March 20, 2011 § Leave a Comment
I was bracing myself for some kind of existential crisis when I turned 30 a year and a half ago. It never came. Quite the contrary: life as a 30-something has never been better. I’m more confident in who I am and what I want and willing to use my time more wisely in accordance with this. I’ve dabbled in enough things to know when something really isn’t worth persistence and when the interim teeth-gritting is worth the end result. I also have a bit more urgency in the face of life. This has stirred up intense wanderlust on the one hand, and provoked the creation of something of a bucket list of activities on the other. One instant result: a season of learning to ski (or, as it eventually turned out, snowboard in my case), a bruised arse and ego, and a renewed respect for fearless 4 year olds.
Now we all know that the reason skiing is so attractive as an activity can be attributed to one (hypenated) word alone: apres-ski. Think post-exercise altitude-fueled hunger satisfied by a roaring log fire, brandied hot chocolate and rounds of pungent melting cheese. Quite the cozy scene. And quite the opposite from the picture heading up this post which is of a zesty, bright wehani rice and citrus salad. Yet without the former I would never have discovered the latter. Even the best of us start to tire of the cheese and bacon-laden ski resort meals after a while and need something to cleanse the palate, regroup, and reinvigorate the appetite for the next round of fondue. And the Pyramid Bistro in Aspen turned out to be the perfect place for this pick-me-up. Nestled into the top floor of the utterly charming (and dangerously good) Explore Bookshop, the cafe specializes in whole-food oriented dishes, like an amazing kale and shredded butternut squash salad topped with bean-cakes which I washed down with a cucumber and coconut smoothie and some homemade 7-grain bread served with a shocking-green chard pesto. I would transport the cafe to San Francisco in a flash and eat there at least once a week, it was that good. Instead, I went for the next best option and bought a copy of Lorna Sass’s Whole Grains which the cafe had sitting out on a shelf as an exemplary source of inspiration. It has very quickly become one of my go-to books for inventive, nourishing, attractive dishes. The book starts out with a treasury of information on cooking and storing grains of all kinds, from amaranth to wheat berries, which alone is worth the cover price. The second half is packed full of delights building on this foundation, with highlights including a rye berry and smoked trout salad, bulgar and lamb soup, and a brown rice and peanut salad with soy and ginger marinated flank steak, which I fully intended to blog but didn’t stand a chance of surviving long enough to be photographed. I’ll be quite happy to sacrifice myself to making it again soon enough, just for you…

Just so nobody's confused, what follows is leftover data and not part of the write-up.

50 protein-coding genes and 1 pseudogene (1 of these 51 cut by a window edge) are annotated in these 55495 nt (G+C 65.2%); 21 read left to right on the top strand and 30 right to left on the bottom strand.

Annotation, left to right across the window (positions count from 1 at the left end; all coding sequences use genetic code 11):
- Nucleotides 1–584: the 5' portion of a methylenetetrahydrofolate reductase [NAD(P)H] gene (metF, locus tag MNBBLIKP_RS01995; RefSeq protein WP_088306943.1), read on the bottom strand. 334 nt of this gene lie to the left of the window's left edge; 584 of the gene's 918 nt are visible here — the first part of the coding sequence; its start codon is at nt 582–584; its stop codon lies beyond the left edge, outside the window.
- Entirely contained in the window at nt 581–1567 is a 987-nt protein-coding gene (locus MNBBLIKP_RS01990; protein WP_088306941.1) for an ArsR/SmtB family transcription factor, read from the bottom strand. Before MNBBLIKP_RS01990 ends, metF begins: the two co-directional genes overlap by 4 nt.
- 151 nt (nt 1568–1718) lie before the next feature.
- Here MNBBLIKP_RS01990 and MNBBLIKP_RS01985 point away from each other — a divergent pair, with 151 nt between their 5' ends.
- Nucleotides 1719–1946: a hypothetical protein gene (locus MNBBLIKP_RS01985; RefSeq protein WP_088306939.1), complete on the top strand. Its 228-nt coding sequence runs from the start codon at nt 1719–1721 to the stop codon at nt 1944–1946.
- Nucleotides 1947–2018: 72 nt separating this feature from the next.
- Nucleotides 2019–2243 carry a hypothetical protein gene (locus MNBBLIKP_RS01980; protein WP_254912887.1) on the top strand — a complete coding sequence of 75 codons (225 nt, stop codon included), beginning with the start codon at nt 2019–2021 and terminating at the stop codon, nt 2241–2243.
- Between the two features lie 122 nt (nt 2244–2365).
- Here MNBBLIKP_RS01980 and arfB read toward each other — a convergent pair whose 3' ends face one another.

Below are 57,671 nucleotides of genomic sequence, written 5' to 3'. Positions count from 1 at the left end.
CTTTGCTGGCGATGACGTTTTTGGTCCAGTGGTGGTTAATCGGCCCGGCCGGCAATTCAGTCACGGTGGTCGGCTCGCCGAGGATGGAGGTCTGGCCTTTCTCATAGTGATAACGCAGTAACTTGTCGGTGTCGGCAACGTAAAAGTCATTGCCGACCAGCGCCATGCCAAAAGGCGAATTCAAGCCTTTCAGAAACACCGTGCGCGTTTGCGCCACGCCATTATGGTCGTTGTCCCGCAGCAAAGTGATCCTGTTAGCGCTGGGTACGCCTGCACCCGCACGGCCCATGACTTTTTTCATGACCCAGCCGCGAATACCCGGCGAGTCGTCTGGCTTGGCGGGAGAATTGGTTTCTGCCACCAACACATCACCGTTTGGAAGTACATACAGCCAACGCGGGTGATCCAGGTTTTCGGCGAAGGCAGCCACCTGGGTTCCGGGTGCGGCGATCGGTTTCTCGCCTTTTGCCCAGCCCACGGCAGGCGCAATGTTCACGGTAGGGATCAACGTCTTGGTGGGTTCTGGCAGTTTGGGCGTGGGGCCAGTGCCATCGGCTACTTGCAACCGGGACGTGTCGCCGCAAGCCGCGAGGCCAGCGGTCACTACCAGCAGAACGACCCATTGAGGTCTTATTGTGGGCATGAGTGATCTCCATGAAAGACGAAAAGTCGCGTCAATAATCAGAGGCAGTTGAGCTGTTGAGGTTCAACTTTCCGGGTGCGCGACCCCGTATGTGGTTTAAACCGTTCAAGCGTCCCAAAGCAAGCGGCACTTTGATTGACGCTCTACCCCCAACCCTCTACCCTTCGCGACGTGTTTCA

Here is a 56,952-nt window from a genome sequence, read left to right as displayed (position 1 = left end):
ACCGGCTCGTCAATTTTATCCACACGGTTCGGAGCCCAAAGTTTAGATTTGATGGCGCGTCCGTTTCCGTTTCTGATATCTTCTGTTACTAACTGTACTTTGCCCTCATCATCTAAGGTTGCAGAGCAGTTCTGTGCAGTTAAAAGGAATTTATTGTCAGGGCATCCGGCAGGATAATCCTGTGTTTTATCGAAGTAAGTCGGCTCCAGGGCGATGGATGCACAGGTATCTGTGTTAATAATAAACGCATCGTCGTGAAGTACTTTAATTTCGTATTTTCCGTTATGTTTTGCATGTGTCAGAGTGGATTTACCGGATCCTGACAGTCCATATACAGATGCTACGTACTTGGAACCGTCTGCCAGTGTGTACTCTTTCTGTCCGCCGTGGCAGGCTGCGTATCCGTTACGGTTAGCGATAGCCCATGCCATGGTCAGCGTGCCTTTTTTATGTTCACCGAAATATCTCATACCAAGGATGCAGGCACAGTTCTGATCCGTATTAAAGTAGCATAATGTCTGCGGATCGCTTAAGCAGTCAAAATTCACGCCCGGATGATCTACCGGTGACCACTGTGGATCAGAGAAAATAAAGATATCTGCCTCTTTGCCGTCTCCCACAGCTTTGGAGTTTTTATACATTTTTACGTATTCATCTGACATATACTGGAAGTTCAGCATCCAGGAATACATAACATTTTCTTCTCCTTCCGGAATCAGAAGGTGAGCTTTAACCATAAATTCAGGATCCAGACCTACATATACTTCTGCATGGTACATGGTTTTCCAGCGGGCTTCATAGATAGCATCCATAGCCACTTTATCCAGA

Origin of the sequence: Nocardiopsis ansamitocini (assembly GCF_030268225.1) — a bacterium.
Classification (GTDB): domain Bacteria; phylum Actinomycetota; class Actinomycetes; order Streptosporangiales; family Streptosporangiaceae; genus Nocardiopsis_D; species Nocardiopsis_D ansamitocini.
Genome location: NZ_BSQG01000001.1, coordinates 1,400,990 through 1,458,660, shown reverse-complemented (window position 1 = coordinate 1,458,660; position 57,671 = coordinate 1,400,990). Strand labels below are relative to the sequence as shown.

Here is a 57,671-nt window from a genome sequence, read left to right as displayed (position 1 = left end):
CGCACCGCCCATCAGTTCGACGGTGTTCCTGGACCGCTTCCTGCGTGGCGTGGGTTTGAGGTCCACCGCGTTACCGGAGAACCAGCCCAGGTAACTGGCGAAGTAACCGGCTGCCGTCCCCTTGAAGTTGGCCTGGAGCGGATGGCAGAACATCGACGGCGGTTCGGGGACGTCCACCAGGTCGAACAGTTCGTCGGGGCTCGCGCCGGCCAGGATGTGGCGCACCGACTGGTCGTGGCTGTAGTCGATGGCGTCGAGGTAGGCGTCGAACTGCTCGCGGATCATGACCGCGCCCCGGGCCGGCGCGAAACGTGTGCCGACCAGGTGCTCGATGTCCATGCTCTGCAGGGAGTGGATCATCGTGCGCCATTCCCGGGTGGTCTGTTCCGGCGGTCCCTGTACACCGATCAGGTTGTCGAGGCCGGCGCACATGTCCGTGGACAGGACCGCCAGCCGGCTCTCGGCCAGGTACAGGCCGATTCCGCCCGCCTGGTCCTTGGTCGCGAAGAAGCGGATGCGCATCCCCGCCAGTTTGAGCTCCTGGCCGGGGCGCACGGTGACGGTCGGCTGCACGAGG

In the meantime this wehani rice and three citrus salad is far from a consolation prize. It’s an unashamed taste-bud titillator, making for a refreshing lunch or a prime candidate for the first course of a larger dinner, especially as it’s so darned pretty. Yet I have to admit that I hesitated before making this salad because of the always off-putting moniker of “fusion” levied at it in the recipe headnotes. Do not fear: the Southwestern pinch of chipotle is what makes this dish so brilliant, gently bringing the citrus high notes back to earth. And if fusion means taking in a bite of soft-as-butter avocado along with the chewy rice and crunchy pumpkin seeds, then sign me up as a fusionist for sure. The original recipe suggests just regular oranges for the salad, but I went for a triple threat citrus mix since we’re fully in the season for it right now and I’ve been looking for an excuse to bring home handfuls of the jewel-like kumquats that are currently popping out on market stalls. They pep up the level of tartness alongside the naval orange juice in the dressing, while slices of blood oranges fan out on top of the dish with their sanguineous flashes of colour. The end result turns out to be the perfect porthole from winter to spring, fully appropriate for this day of vernal equinox. Bring it on.
Three Citrus and Rice Salad
Adapted from Whole Grains: Every Day Every Way by Lorna Sass
Yields 4 appetizer sized portions, or 2-3 lunches
2 cups cooked Wehani, Chinese Black Rice, or long grain brown rice, slightly warm or at room temperature (see note below)
1 cup diced and peeled Naval or Valencia orange segments (1/2 – 1 orange)
1 cup diced and peeled blood orange segments (1 small blood orange)
4-5 kumquats, very thinly sliced
1/4 cup freshly squeezed orange juice (from about 1/2 orange)
1/4 cup raw unsalted pumpkin seeds, toasted
1 1/2 tsps grated orange zest
1/4 tsp salt, plus more to taste
1/8 tsp ground chipotle
1 ripe Hass avocado, peeled, pitted and diced
4 large lettuce cups or leaves
*Rice notes: Wehani is a red-brown basmati style rice, with some similarities to wild rice. Cook it by rinsing one cup of grains then combining with 2 cups of boiling water and simmering, covered, for about 40-45 minutes until tender. Remove from the heat, fluff with a fork, then cover the pan with a tea towel and replace the lid and leave to steam for a further 5-10 minutes before using. This will yield approximately 3 cups of cooked rice. If you can’t get hold of Wehani rice, which is likely outside of the US since it’s proprietary to Lundberg Farms, you can use Chinese black rice, wild rice or simply long grain brown rice as needed.
In a bowl, combine the rice, orange and blood orange segments (reserving some for decoration), kumquats, orange juice, pumpkin seeds, orange zest, salt and chipotle. Gently fold in the avocado chunks. Taste for seasoning and add a touch more salt if needed.
Place a lettuce cup on each plate and spoon the salad into the cup. Garnish with orange segments if you like.